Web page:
Synthesis of organophilic carbon nanodots with multi-band emission from tomato leaves
In a paper published in NANO, researchers from Shanghai Normal University, China prepared organophilic carbon nanodots (CNDs) using natural organic molecules in plant leaves by a one-pot green synthesis. The multi-emissive carbon dots were used as an efficient fluorescent sensor in ethanol, which have potential applications in sensing fields or energy devices.
Organophilic carbon nanodots (CNDs) were synthesized in acetone from organic extract of natural plant leaves. The CNDs showed multi-band emission, and could be well dispersed in acetone and ethanol. Taking advantage of their structural and optical properties, the CNDs were used as a ratiometric and colorimetric sensor for curcumin detection in ethanol.
Multi-band emission is one of the intriguing properties of the CNDs. In this work, the biomass-derived CNDs showed two photoluminescence (PL) bands. The PL at 520 nm was excitation-independent, while the PL in the blue region could be tuned from 420 nm to 480 nm through changing of the excitation wavelength. Taking advantage of their optical properties, the CNDs were used as a ratiometric and colorimetric sensor for curcumin detection in ethanol. The blue PL of the CNDs at 420 nm was quenched by curcumin through inner filter effect. Meanwhile, the green PL at 495 and 535 nm were enhanced with additional fluorescence of curcumin. The fluorescence color of the mixed solution changed from blue to yellow, and the detection limit reached 36.7 nM. The sensitive and visual detection of the CNDs probe toward curcumin showed their high potential in practical applications.
While most CNDs reported so far were prepared in water, it is of high demand to develop CNDs that can be well dispersed in organic solution. Natural plant leaves contain plenty of organic molecules, their aliphatic groups may be reserved during the formation of the CNDs, and act as surface groups to realize hydrophobicity of the obtained CNDs. Here, the CNDs were directly synthesized in acetone containing organic extract of plant leaves, and could be well-dispersed in acetone and ethanol. This work provided a possible way for changing surface groups of the CNDs by selecting the raw materials.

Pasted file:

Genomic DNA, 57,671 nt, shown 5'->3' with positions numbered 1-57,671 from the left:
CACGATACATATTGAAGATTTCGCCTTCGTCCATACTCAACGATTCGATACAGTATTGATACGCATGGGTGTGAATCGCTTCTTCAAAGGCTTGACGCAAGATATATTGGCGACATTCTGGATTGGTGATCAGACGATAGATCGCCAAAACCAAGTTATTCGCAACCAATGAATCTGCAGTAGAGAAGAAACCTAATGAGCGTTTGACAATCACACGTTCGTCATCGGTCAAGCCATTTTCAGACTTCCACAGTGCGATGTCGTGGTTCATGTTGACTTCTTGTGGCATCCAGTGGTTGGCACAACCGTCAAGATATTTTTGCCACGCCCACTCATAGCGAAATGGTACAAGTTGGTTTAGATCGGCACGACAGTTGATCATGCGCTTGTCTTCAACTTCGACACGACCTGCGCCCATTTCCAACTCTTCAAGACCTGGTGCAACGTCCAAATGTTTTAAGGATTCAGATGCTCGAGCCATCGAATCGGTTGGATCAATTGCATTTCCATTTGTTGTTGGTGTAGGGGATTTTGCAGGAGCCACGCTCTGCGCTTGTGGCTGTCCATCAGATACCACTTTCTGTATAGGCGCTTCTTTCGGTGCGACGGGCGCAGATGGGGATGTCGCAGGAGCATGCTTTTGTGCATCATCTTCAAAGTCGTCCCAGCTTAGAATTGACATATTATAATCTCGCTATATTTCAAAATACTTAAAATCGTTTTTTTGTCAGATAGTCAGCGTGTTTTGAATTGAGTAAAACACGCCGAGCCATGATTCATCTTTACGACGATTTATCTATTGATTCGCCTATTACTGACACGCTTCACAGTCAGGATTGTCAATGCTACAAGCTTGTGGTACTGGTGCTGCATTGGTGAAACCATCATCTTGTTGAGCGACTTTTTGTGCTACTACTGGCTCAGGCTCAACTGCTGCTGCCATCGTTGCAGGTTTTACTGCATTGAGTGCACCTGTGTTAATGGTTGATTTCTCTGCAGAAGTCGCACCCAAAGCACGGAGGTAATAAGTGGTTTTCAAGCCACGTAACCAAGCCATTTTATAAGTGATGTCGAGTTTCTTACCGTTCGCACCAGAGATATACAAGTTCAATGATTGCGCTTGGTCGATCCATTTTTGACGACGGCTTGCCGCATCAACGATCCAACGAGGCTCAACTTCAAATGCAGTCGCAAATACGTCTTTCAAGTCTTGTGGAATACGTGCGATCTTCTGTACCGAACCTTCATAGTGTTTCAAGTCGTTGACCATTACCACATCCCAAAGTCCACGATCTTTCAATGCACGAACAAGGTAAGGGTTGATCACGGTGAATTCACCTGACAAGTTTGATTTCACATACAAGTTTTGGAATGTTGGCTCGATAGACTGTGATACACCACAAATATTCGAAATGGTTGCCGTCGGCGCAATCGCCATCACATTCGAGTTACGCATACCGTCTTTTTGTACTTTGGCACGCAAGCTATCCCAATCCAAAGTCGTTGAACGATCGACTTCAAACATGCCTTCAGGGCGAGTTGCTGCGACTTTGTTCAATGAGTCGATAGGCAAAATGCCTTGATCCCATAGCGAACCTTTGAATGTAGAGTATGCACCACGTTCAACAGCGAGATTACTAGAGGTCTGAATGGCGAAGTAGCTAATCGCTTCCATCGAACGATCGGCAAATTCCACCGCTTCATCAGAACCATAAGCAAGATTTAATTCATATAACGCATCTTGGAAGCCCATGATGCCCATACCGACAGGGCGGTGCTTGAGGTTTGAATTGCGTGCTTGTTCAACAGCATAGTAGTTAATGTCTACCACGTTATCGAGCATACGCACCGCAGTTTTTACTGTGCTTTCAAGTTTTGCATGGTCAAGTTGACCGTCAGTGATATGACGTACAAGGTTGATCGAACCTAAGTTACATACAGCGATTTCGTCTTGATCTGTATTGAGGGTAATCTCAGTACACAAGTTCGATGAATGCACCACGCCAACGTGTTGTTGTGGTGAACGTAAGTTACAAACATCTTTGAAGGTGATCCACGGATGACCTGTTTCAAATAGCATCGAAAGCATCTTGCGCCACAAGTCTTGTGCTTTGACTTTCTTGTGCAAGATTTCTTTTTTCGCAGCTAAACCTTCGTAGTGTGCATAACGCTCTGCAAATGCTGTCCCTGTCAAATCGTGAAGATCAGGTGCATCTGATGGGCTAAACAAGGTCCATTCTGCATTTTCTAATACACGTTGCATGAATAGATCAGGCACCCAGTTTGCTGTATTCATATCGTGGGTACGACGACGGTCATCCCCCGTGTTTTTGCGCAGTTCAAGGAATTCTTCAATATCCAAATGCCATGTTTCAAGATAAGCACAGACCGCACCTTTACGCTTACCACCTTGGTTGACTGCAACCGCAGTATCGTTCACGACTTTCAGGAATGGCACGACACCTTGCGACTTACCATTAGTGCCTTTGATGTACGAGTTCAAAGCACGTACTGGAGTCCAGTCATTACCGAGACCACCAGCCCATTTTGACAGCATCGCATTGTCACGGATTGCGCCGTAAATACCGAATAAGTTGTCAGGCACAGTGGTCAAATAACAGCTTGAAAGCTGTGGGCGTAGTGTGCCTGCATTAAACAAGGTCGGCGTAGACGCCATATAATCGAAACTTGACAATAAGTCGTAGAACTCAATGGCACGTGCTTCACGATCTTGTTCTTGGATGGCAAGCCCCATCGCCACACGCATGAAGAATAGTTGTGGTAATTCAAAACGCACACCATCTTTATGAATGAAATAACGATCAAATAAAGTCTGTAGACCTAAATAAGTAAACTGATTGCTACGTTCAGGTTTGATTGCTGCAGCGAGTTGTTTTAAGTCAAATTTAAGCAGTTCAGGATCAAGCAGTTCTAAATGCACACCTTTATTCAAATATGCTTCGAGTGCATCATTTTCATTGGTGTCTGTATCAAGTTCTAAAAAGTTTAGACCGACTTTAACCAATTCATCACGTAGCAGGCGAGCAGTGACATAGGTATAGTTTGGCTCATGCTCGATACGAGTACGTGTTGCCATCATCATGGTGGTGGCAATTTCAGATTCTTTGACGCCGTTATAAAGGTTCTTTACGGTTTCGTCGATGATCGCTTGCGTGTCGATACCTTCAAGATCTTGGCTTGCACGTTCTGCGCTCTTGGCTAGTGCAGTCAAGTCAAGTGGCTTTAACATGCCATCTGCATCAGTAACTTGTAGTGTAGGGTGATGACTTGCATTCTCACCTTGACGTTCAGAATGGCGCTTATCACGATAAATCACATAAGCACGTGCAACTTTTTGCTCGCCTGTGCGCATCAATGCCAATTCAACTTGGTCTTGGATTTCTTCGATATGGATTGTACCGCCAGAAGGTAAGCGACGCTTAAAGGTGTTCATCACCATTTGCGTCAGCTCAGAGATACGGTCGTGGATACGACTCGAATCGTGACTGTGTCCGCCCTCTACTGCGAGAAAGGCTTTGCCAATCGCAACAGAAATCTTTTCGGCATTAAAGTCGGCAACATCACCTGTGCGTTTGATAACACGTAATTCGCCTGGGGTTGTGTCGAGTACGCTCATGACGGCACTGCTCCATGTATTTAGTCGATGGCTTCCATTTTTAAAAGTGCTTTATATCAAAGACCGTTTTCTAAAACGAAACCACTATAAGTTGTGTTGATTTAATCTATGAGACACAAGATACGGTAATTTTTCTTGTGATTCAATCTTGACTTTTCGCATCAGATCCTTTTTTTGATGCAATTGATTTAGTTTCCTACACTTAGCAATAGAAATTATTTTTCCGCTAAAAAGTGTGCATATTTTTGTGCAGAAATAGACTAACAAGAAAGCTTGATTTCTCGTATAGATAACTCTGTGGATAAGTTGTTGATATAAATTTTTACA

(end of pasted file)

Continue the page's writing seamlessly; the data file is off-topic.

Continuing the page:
This work was supported by National Natural Science Foundation of China (No. 61904108; 31900260) and Chenguang Program” (No. 19CG50) by Shanghai Education Development Foundation and Shanghai Municipal Education Commission. The authors would like to thank Dr. Xiaofeng Xu for providing the plant leaves, and thank Dr. Jianwen Yang for the funding and opportunity to finish this work.
For more insight into the research described, readers are invited to access the paper on NANO.
Caption: Organophilic carbon nanodots (CNDs) were synthesized from extract of natural plant leaves. The CNDs showed multi-band emission, and could be well-dispersed in acetone and ethanol. Taking advantage of their optical property, the CNDs were applied as a ratiometric and colorimetric sensor for curcumin detection in ethanol solution.
NANO is an international peer-reviewed monthly journal for nanoscience and nanotechnology that presents forefront fundamental research and new emerging topics. It features timely scientific reports of new results and technical breakthroughs and publishes interesting review articles about recent hot issues.
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Yu Shan Tay
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